New Year and Christmas dishes around the world: lesson ideas
Whether you are celebrating Christmas or New Year, there is one thing in common — food. There are no holidays without delicious meals typical of this or that country. Here you will find lesson ideas to use with your Pre-Intermediate learners and discuss traditional tasty meals around the world.
Task 1: Warm-up
Look at the pictures. What do you think the topic of the lesson is?
Discuss the questions:
- How important are dishes in winter holidays?
- Do you have any special food for Christmas/New Year
- Are you good at making traditional dishes at New Year and Christmas? What is your favourite one?
- Have you ever made or eaten any foreign food at Christmas/New Year? If so, what was it? Did you like it? If not, would you like to try it?
- Which country do you think has the most amazing and tastiest traditional food for these holidays?
a) Match the dishes with the names.
а) Roast goose with red cabbage
c) Roast turkey served with potatoes
d) Mince pie
e) A bucket of fried chicken
f) 13 desserts
g) Boiled potatoes and fermented skate
h) Christmas pudding
i) Roast goose with a chestnut stuffing
b) Watch the video (till 03:23) and check your guesses.
c) Put the traditional dishes into the correct column.
1. Roast goose with red cabbage
3. Roast turkey served with potatoes
4. Mince pie
5. A bucket of fried chicken
7. Boiled potatoes and fermented skate
8. Christmas pudding
9.Roast goose with a chestnut stuffing
- — h
- — b
- — d
- — c
- — i
- — a
- — e
- — g
- — f
Britain — Roast turkey served with potatoes, Christmas pudding, mince pie
Iceland — Boiled potatoes and fermented skate
France — Roast goose with a chestnut stuffing, 13 desserts
Germany — Roast goose with red cabbage, stollen
Japan — A bucket of fried chicken
Watch the video (till 03:23) again and answer the questions.
- How is roast turkey served at Christmas in England?
- What is usually hidden in Christmas pudding?
- What are mince pies made of?
- What do people from Iceland tend to do in the weeks leading up to Christmas?
- Why do many Icelanders prefer to go to a restaurant and have boiled potatoes and fermented skate there?
- What do 13 desserts in France symbolize?
- What is a stollen?
- In which country people have a bucket of fried chicken as a traditional Christmas dish?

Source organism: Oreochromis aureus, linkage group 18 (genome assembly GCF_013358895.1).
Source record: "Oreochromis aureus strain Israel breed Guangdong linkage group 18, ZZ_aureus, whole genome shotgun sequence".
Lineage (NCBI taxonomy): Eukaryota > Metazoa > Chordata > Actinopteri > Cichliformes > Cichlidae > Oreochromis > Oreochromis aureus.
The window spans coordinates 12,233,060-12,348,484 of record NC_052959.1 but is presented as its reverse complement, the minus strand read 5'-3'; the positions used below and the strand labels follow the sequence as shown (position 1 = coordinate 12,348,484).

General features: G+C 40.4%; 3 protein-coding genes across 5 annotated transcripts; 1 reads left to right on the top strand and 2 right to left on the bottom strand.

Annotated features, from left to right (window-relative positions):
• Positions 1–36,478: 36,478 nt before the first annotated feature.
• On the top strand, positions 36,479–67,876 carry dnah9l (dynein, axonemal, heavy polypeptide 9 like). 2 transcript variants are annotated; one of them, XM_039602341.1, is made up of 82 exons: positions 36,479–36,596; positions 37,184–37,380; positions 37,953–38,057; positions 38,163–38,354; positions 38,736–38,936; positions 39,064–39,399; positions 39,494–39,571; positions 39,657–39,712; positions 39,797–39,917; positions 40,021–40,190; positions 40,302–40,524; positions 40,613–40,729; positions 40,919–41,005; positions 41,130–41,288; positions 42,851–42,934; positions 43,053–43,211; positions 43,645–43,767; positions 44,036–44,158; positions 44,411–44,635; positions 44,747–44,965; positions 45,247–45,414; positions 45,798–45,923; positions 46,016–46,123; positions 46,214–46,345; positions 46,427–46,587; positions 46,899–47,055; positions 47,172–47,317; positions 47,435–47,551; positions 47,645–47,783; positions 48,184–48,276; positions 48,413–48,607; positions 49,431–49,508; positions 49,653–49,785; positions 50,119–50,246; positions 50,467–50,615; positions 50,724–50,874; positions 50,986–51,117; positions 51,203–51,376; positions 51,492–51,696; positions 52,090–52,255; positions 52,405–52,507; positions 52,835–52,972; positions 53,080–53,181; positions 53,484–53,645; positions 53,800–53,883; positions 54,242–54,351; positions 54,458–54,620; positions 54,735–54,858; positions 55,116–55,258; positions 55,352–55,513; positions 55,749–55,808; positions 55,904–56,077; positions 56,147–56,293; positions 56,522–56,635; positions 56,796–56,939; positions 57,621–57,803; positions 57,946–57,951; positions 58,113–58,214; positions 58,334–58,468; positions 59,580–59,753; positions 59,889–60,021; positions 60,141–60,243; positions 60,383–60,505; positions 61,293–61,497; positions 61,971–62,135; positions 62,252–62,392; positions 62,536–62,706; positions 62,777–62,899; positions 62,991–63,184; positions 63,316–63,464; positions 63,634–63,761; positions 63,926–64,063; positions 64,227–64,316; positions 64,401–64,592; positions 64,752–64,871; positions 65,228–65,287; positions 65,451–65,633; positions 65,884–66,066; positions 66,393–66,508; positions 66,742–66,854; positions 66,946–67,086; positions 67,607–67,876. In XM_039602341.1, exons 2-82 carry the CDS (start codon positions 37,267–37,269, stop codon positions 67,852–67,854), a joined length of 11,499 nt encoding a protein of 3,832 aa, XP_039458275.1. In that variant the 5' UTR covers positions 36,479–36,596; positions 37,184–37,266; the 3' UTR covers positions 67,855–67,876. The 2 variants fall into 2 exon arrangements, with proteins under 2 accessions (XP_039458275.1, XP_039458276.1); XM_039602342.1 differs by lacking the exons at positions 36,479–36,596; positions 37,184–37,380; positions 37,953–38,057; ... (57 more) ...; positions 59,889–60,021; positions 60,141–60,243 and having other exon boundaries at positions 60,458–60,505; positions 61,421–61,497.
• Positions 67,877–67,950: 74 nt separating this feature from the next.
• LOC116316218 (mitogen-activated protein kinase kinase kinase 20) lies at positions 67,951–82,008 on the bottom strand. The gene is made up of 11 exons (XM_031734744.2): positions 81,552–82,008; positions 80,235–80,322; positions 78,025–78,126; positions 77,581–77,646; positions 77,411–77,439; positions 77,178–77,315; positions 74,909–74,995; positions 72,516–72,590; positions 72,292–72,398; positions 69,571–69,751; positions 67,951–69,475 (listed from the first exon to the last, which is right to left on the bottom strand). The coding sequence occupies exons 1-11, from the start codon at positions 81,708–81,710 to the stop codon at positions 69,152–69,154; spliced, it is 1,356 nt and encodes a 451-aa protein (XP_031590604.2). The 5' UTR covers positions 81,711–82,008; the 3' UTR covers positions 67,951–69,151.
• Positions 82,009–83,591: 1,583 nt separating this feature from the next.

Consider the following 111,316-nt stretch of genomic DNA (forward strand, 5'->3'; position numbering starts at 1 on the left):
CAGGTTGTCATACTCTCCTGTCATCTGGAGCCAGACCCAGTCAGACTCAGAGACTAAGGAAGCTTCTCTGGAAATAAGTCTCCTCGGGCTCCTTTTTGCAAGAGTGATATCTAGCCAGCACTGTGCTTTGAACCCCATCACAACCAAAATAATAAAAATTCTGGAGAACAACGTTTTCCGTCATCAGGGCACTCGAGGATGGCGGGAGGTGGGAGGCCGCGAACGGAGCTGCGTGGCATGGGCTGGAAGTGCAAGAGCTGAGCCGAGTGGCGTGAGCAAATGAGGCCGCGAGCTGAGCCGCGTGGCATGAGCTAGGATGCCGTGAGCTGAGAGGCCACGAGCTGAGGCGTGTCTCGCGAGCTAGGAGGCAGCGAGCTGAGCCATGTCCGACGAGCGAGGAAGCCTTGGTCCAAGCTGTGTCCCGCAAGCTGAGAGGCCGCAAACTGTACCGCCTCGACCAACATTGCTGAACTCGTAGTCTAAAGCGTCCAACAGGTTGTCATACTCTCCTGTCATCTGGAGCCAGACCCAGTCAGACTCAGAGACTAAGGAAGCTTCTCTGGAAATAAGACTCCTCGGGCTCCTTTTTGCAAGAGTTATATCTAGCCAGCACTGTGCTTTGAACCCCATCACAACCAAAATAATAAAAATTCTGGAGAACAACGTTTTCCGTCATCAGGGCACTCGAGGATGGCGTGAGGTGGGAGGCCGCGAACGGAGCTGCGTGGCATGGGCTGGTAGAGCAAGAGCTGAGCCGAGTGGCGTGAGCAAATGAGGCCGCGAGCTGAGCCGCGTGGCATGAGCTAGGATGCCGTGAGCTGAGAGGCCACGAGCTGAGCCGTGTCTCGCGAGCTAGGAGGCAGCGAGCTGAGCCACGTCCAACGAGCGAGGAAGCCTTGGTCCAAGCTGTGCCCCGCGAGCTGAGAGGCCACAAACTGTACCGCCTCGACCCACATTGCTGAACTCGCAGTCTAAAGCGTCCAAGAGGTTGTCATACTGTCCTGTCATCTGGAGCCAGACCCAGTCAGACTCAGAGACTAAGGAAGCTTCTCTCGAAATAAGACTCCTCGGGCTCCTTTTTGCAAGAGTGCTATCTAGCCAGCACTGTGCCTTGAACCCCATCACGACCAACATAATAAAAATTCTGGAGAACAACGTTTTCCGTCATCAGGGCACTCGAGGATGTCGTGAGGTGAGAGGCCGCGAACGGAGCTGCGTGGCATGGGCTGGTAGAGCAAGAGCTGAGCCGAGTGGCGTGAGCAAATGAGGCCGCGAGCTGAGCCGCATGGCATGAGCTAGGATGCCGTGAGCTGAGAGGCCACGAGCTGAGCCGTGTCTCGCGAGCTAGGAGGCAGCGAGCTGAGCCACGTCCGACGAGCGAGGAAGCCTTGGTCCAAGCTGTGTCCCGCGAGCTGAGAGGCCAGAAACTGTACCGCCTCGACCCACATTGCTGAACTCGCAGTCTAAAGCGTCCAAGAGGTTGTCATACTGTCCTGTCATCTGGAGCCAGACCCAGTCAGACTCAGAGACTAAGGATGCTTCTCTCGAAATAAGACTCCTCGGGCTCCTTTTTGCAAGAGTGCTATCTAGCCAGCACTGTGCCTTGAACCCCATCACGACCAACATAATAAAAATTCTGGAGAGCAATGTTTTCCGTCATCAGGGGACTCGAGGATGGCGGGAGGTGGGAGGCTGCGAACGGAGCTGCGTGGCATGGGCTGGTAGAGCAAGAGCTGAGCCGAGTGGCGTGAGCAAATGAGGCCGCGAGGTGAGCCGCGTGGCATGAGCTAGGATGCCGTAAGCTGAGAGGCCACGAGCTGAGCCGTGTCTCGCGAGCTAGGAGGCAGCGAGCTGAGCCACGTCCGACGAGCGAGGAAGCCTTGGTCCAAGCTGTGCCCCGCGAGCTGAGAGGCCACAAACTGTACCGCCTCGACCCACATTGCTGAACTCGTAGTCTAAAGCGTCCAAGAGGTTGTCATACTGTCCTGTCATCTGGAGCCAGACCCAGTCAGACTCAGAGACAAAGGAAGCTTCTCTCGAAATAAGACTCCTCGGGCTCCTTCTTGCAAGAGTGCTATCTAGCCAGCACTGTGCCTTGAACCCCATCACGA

- A roast turkey is usually served with Brussels sprouts roasted veg, gravy, and either boiled, mashed, or roasted potatoes.
- A lucky coin is usually hidden somewhere in the middle of the cake.
- They are filled with a mixture of dried fruit and nuts known as mincemeat.
- They tend to fast which generally means avoiding meat.
- To avoid filling their homes with a funky fishy fragrance.
- Christ and His 12 apostles.
- It is a sweet fruitcake often baked into a hump to symbolize camels who carried the three wise men to Jesus.
- In Japan.
Match the words with the definitions.
- To set on fire
- Snack on
a) Causing a desire for more.
b) Strong and sharp.
c) Reduced to a pulpy mass by crushing.
d) A distinctive odour that is pleasant.
e) To make something start burning.
f) Abstain from certain foods for religious reasons.
g) Strongly musty (stale and unclean smelling).
h) To eat small amounts of something as a snack.
- — e
- — a
- — f
- — g
- — d
- — h
- — c
- — b
Fill in the gaps with the missing words from the previous task.
- A roast turkey is usually served with boiled or ___ potatoes.
- This is often followed by Christmas pudding which is ___ before being served with brandy butter.
- Icelanders tend to ___ in the weeks leading up to Christmas which generally means avoiding meat.
- They usually have boiled potatoes and fermented skate which is rather ___.
- Mince pies are super delicious and slightly ___.
- Many people dine at restaurants to avoid filling their homes with a ___ fishy ___.
- Thirteen dishes are left out for three days for people to ___, although they might not last that long in the house.
- — mashed
- — set on fire
- — fast
- — pungent
- — moreish
- — funky, fragrance
- — snack on
Discuss the questions using new words where possible (to set on fire, moreish, fast, funky, fragrance, snack on, mashed, pungent).
- Why do you think it is important to follow the traditions and cook special dishes at Christmas/New Year?
- Which traditional dish from the video would you like to try? Why?
- Is there any food on the list that you think is quite funky?
- Do you or any of your friends fast before Christmas/New Year? If so, what food do you avoid eating?
- Do you mind cooking at home if the food fills it with some pungent fragrance? If so, do you order the food or just eat out?
- Is there any dish in your country that is similar to the ones presented in the video? If so, how do you make it?
We wish you a merry lesson!